The method according to the invention can in principle be employed for all analytical problems in which liquid, semi-solid and/or solid mixtures consisting of two or more components are to be evaluated qualitatively and/or quantitatively. Areas of application may be, for example, goods-in inspection, process control, quality control or waste analysis.
The method according to the invention may in addition also be employed for all analytical problems in which solutions of dissolved substances in solvents and solvent mixtures are to be evaluated qualitatively and/or quantitatively. Areas of application here may also be, for example, goods-in inspection, process control, quality control or waste analysis.
Data compression by means of the said encoding of spectra by numerical sequences as a possible embodiment of the method according to the invention can in principle be employed for all analytical problems in which extensive data sets are handled and processed. Areas of application may be, for example, control and optimisation methods in goods-in inspection, process control, quality control or waste analysis.
In waste analysis, the specific requirement is the analysis of liquid multicomponent systems. By means of the method according to the invention, preferably mixtures of up to 4 components from 20 possible components are analysed, it being possible to increase the number of possible components and the components to be analysed therefrom if the spectra database according to the invention is expanded. The chemical interactions which characterise the spectrum of a mixture consisting of a plurality of components, depending on their nature and proportion, can be interpreted to an approximation as the sum of the part-contributions of all binary interactions in this mixture. It is thereby possible for the compilation of the database to be restricted to the binary combinations of the solvents to be taken into account.
For all possible binary combinations, a calibration data set is set up which contains the comparison spectra of the respective binary mixtures in various compositions, i.e. percentage or quantitative graduations. The finer the graduations, the more comparison spectra have to be produced. Depending on the specific requirements regarding the qualitative and especially quantitative accuracy of the method, the percentage graduation should be between 1 and 20%, preferably between 2 and 10%, particularly preferably between 5 and 10%. In order to compensate for base-line shifts, which are to be expected in routine operation due to particulate impurities, the spectra are subjected to standardisation and base-line correction before calculation of the characteristic numbers.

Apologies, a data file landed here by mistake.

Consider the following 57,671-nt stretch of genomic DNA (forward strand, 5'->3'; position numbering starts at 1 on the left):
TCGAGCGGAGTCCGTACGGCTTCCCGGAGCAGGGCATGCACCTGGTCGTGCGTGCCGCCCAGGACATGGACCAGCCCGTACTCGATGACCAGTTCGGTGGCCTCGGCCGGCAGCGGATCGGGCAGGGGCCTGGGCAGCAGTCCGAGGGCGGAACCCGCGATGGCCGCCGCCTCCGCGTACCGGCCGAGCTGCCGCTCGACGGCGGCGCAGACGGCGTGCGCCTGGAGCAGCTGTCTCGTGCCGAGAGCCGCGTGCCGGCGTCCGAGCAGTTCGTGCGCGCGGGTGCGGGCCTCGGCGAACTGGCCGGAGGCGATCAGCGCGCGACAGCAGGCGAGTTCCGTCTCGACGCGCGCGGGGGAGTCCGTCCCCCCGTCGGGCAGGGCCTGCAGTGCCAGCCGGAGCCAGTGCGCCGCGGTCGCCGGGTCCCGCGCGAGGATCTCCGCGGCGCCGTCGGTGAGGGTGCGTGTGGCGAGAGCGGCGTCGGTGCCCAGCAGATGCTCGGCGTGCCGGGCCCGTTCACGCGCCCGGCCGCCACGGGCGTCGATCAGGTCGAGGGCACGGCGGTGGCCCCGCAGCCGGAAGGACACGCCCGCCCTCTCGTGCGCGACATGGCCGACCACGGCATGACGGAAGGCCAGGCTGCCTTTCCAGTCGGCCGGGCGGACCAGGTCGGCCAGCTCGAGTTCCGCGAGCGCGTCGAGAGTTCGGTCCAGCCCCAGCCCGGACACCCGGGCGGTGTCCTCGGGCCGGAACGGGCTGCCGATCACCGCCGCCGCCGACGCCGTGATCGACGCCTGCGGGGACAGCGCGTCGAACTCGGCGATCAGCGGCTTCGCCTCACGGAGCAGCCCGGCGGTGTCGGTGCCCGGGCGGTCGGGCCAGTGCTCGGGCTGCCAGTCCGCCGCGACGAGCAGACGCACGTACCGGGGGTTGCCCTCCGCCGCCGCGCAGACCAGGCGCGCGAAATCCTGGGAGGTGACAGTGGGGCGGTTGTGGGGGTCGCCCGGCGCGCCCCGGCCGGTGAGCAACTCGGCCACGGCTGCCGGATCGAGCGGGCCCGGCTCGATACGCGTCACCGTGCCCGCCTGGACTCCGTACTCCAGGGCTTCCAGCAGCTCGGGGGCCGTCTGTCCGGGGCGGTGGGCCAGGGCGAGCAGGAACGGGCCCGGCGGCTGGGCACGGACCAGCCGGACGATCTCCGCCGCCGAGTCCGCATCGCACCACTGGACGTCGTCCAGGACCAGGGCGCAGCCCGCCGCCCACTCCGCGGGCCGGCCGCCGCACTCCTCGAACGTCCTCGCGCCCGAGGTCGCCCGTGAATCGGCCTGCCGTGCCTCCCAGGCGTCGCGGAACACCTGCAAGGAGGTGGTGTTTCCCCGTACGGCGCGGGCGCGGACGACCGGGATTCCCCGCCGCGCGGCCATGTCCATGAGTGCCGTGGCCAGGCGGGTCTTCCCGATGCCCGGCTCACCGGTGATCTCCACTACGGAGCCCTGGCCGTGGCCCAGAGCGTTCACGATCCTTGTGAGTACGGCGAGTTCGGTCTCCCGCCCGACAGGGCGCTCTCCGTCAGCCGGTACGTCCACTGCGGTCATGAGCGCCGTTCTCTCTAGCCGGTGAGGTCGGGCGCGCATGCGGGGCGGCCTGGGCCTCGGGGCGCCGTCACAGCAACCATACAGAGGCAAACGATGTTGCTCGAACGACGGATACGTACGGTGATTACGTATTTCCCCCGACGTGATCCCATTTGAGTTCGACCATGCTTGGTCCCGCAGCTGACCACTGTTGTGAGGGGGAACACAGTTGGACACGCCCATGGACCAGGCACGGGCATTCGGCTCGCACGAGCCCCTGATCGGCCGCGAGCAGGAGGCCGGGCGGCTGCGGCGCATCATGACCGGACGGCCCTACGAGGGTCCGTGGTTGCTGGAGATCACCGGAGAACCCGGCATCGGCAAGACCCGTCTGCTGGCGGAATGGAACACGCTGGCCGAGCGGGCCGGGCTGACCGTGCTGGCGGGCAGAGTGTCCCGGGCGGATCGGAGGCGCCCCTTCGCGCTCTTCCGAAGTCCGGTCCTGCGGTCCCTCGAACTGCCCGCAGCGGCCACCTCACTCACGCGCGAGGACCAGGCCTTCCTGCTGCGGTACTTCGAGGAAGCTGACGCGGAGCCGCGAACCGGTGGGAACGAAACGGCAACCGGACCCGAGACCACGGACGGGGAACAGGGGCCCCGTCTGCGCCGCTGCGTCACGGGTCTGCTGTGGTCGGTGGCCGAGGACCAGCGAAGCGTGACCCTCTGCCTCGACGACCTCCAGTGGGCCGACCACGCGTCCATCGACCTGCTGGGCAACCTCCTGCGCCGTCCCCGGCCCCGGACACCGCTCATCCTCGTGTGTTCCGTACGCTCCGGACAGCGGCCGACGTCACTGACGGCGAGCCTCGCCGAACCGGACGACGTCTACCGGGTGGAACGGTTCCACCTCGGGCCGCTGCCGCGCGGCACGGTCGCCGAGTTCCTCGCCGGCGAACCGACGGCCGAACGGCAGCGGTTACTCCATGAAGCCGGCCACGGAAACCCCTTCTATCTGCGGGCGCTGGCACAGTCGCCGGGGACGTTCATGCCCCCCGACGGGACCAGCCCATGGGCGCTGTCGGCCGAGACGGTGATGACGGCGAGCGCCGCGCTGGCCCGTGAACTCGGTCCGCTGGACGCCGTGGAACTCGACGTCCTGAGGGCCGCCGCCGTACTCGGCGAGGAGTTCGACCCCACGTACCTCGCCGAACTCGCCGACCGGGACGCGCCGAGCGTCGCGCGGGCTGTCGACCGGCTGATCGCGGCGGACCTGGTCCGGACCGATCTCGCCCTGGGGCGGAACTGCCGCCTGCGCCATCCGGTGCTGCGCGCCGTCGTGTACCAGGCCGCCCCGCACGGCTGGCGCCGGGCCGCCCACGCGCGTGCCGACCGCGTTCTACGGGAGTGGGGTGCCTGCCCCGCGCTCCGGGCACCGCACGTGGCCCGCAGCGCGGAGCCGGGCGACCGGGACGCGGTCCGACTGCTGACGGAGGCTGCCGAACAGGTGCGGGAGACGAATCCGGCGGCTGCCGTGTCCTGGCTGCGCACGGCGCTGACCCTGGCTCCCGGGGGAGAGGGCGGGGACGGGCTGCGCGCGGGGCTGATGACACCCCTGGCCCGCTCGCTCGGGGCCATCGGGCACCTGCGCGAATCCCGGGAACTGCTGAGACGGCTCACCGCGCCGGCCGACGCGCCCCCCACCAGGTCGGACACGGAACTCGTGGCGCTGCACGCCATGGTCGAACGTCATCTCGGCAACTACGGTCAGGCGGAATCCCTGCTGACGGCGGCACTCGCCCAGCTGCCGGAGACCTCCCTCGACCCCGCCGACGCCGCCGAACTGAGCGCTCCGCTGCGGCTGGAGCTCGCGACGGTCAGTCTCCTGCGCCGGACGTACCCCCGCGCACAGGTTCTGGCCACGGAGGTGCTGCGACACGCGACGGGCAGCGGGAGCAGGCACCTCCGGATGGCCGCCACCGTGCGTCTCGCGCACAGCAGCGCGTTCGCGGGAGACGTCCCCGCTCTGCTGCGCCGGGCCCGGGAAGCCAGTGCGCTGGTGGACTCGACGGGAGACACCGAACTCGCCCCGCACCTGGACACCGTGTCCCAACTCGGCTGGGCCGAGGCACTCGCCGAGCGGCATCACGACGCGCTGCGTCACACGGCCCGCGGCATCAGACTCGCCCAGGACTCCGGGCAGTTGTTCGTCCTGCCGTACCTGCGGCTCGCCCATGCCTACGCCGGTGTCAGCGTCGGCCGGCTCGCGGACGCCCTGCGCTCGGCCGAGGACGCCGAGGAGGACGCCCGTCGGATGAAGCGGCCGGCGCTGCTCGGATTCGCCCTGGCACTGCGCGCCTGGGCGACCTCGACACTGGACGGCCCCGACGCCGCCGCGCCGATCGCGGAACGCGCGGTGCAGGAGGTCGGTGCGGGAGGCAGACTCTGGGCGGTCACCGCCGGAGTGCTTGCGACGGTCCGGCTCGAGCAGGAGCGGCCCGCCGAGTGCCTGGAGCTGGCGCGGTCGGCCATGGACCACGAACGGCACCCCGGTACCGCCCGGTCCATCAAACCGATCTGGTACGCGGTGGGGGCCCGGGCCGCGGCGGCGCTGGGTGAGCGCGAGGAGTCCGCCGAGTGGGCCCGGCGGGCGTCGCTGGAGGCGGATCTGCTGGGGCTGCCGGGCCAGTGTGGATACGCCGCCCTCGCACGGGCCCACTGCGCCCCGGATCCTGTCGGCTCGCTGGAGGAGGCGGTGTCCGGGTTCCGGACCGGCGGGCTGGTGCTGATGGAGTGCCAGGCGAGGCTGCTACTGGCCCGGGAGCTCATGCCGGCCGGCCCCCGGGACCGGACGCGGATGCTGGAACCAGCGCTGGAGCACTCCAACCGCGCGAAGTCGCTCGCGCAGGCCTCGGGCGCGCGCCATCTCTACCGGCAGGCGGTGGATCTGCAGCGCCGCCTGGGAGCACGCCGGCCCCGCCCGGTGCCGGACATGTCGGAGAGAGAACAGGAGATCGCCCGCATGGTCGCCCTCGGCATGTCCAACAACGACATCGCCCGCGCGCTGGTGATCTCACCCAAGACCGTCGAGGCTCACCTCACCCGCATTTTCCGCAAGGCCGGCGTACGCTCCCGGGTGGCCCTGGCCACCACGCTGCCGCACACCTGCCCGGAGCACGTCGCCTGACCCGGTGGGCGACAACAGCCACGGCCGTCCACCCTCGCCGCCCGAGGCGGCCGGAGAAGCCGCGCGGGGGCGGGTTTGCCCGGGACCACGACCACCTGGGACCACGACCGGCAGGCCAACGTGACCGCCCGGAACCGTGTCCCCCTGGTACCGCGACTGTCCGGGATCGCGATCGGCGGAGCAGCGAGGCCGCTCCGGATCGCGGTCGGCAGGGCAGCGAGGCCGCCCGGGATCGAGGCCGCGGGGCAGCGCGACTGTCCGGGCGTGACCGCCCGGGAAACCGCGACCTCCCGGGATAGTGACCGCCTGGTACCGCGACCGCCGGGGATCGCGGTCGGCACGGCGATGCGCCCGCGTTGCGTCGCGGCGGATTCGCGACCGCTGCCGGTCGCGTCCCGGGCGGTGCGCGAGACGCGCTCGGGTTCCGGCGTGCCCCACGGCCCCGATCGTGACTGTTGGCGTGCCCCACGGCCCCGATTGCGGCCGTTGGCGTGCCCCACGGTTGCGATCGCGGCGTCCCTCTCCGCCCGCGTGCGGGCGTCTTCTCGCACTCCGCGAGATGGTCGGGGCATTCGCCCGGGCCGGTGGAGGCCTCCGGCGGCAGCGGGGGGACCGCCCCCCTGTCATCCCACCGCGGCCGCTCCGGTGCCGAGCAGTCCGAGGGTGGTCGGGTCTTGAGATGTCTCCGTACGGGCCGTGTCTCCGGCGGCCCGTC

Evaluation by comparison of the full spectra or by comparison of characteristic numbers which can be obtained on the basis of the full spectra by data compression modules means that the method is not restricted to the use of an equidistant calibration data set. In areas of relatively great use or recycling relevance, more accurate quantitative information can be obtained by the introduction of narrower percentage graduations without the unequal weighting of the calibration data falsifying the information. It is thus advisable, for example, in waste analysis for the detection of substances whose proportion is less than 10%, to select the percentage graduation more narrowly in such peripheral regions. In addition to an equidistant 10% graduation over the entire range, binary mixtures, for example, with 3, 6 and 9% of the respective first solvent could be included in the calibration database.
In order to compile a database for the analysis of mixtures of 20 solvents to be taken into account, all that is needed in the method according to the invention is to record all possible binary combinations, for example with a linear quantitative graduation of 10%. This corresponds to 1710 solvent mixtures to be calibrated. Compared with the number of 449 730 mixtures which would have to be measured without the restriction according to the invention, this means a reduction in the amount of data required of 99.6%. Compression of the full spectra by the method according to the invention allows an additional data reduction of up to 99%, based on a spectrum with 100 data points. With an increasing number of data points, the reduction factor can also increase correspondingly. Binary mixtures which cannot be prepared owing to large differences in polarity of their components, but instead occur as two-phase mixtures, are not included in the database. The mixtures to be analysed should therefore be checked in advance in order that only single-phase mixtures are sent to NIR analysis.
If a third component serves as solubiliser for the two other, normally immiscible components, the only interactions that occur in the mixture are those with the solubiliser. Interactions between immiscible components do not occur either in complex mixtures, and consequently the absence of these binary combinations in the spectral database does not have an adverse effect.
A measurement apparatus according to the invention thus comprises a comparison database which contains at least the data sets of all binary combinations taking into account the quantitative graduations proposed.